Online Holiday Shopping Tips

holiday shopping

holiday shopping

This holiday season will no doubt bring a rise in online shopping. While there is no match for the convenience of online shopping, unfortunately, things can go wrong while shopping in cyberspace. Sometimes it is simply a case of a computer glitch or poor customer service. Other times, shoppers are cheated by clever “cybercrooks”. Here are a few ways that shoppers can protect themselves while shopping online this holiday season.

Check the Authenticity of the Website Address or URL

Above the web site at the top of your screen is a rectangular window that contains the web site address (also called the URL or Uniform Resource Locator). By checking that address, it can give you clues as to whether you are dealing with the correct company or a safe website.

Cyber-thieves have created web sites that look convincingly like the web sites of well-known companies. These sites capture the credit card numbers of unwary shoppers. The thieves then use the stolen credit card numbers to make fraudulent purchases in the shopper’s name. If these shoppers had checked the URL at the top of the screen, they could have noticed that it was not the same address as the real company.

Secure Websites

Secure websites use security technology to transfer information from your computer to the online merchant’s computer. This technology scrambles (encrypts) the information you send, such as your credit card number, in order to prevent computer hackers from obtaining it “en route.” This reduces the number of people who can access the transaction information. The following items shown on your web browser will indicate a connection to a secure web site.

* https:// The “s” that is displayed after “http” indicates that web site is secure. Often, you do not see the “s” until you actually move to the order page on the web site.

* A closed yellow padlock displayed at the bottom of your screen. If that lock is open, you should assume it is not a secure site.

Research the Vendor or Website

Do business with companies you already know. If the company is unfamiliar, investigate their authenticity and credibility. Conduct an internet search (i.e. Google, Yahoo) for the company name. The results should provide both positive and negative comments about the company. If there are no results, be extremely wary. Reliable companies should advertise their business address and at least one phone number, either customer service or an order line. Call the phone number and ask questions to determine if the business is legitimate. Ask how the merchant handles returned merchandise and complaints. Find out if it offers full refunds or only store credits. You can also research a company in Internet yellow pages, through the Better Business Bureau (see listing below), or a government consumer protection agency including the district attorney’s office or the state Attorney General. Perhaps friends or family members who live in the city listed can verify the validity of the company. Remember, anyone can create a web site.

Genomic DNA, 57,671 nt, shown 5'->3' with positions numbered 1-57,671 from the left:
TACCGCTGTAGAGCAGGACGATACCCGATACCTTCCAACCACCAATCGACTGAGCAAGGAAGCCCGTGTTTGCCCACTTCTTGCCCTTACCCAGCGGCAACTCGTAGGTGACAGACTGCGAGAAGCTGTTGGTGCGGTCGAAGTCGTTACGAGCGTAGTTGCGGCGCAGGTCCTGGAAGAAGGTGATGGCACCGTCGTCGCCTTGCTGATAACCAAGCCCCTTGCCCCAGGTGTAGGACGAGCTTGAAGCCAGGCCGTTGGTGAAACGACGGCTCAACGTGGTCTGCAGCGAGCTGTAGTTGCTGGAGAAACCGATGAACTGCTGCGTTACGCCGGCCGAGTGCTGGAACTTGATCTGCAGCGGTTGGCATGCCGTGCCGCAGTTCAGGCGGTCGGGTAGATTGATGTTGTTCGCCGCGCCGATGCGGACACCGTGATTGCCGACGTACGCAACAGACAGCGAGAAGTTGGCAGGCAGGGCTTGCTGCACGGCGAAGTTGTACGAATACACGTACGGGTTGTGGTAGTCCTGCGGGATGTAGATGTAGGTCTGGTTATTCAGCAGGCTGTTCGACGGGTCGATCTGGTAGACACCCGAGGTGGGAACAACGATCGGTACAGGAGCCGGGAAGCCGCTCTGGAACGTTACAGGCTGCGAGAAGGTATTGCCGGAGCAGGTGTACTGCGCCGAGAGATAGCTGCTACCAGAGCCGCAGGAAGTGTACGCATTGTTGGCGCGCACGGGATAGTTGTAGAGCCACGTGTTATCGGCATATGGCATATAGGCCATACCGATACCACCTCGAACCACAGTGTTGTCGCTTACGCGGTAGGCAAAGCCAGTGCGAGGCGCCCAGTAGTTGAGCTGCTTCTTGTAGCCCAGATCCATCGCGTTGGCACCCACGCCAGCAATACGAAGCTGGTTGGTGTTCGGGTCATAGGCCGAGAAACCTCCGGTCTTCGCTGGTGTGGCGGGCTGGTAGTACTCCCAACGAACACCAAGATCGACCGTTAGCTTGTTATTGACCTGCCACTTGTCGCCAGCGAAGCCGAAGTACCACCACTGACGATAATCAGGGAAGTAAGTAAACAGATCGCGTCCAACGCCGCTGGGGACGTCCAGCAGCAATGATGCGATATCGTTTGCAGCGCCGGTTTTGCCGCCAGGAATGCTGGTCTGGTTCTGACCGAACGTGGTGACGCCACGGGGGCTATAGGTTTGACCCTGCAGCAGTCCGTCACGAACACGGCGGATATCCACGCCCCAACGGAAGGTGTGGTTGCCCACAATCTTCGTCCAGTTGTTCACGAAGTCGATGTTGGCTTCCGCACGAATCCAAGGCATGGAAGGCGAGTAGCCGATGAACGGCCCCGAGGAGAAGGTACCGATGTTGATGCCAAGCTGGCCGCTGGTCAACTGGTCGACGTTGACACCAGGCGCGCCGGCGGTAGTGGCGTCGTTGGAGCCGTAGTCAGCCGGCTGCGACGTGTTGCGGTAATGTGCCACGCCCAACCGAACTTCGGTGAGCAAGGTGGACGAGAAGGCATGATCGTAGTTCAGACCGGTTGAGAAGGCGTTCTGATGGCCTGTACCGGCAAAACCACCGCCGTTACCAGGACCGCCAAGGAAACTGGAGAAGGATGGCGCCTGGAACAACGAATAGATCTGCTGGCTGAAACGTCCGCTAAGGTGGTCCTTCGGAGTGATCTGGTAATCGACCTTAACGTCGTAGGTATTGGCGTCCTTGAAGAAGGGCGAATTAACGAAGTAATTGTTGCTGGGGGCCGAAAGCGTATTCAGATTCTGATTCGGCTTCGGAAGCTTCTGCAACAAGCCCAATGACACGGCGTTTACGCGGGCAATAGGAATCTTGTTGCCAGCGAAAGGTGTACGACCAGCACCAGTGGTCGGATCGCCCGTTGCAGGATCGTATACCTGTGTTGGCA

Credit vs. Debit

The safest way to shop on the Internet is with a credit card. In the event something goes wrong, you are protected under the federal Fair Credit Billing Act. You have the right to dispute charges on your credit card, and you can withhold payments during a creditor investigation. When it has been determined that your credit was used without authorization, you are only responsible for the first $50 in charges. E-commerce shopping by check leaves you vulnerable to bank fraud. Sending a cashier’s check or money order doesn’t give you any protection if you have problems with the purchase. Make sure your credit card is a credit card only and not a debit card, or a check card. As with checks, a debit card exposes your bank account to thieves. Your checking account could be wiped out in minutes. Further, debit cards are not protected to the extent that credit cards are by federal law. Use Shopper’s Intuition Heed the old adage, “If it looks too good to be true, it probably is.” Are there extraordinary claims that you question? Do the company’s prices seem unusually low? Does the company’s phone go unanswered? . If any of these questions trigger a warning, you will be wise to find another online merchant or buy the product in a store. Keeping these tips in mind will help protect against identity theft this holiday season and ensure holiday shoppers can concern themselves with wrapping paper rather than identity theft.

And don’t forget, if you are on public wifi, always use a personal VPN, such as PRIVATE WiFi.

Get Private Wifi   Protect your personal information.
Get DataCompress   Cut your mobile data usage.

Nikki Junker

Nikki Junker is Social Media Coordinator and Victim Advisor at The Identity Theft Resource Center. She specializes in Identity Theft on social networks and smartphones. She enjoys working one on one with victims of identity theft as well as researching and writing about preventative measures for consumers.

1 Response

  1. November 28, 2011

    […] (not debit) for online purchases. This simple step can offer you additional security, thanks to the federal Fair Credit Billing Act. Plus, if your card offers a reward program, you could rack up points while shopping. Just make sure […]

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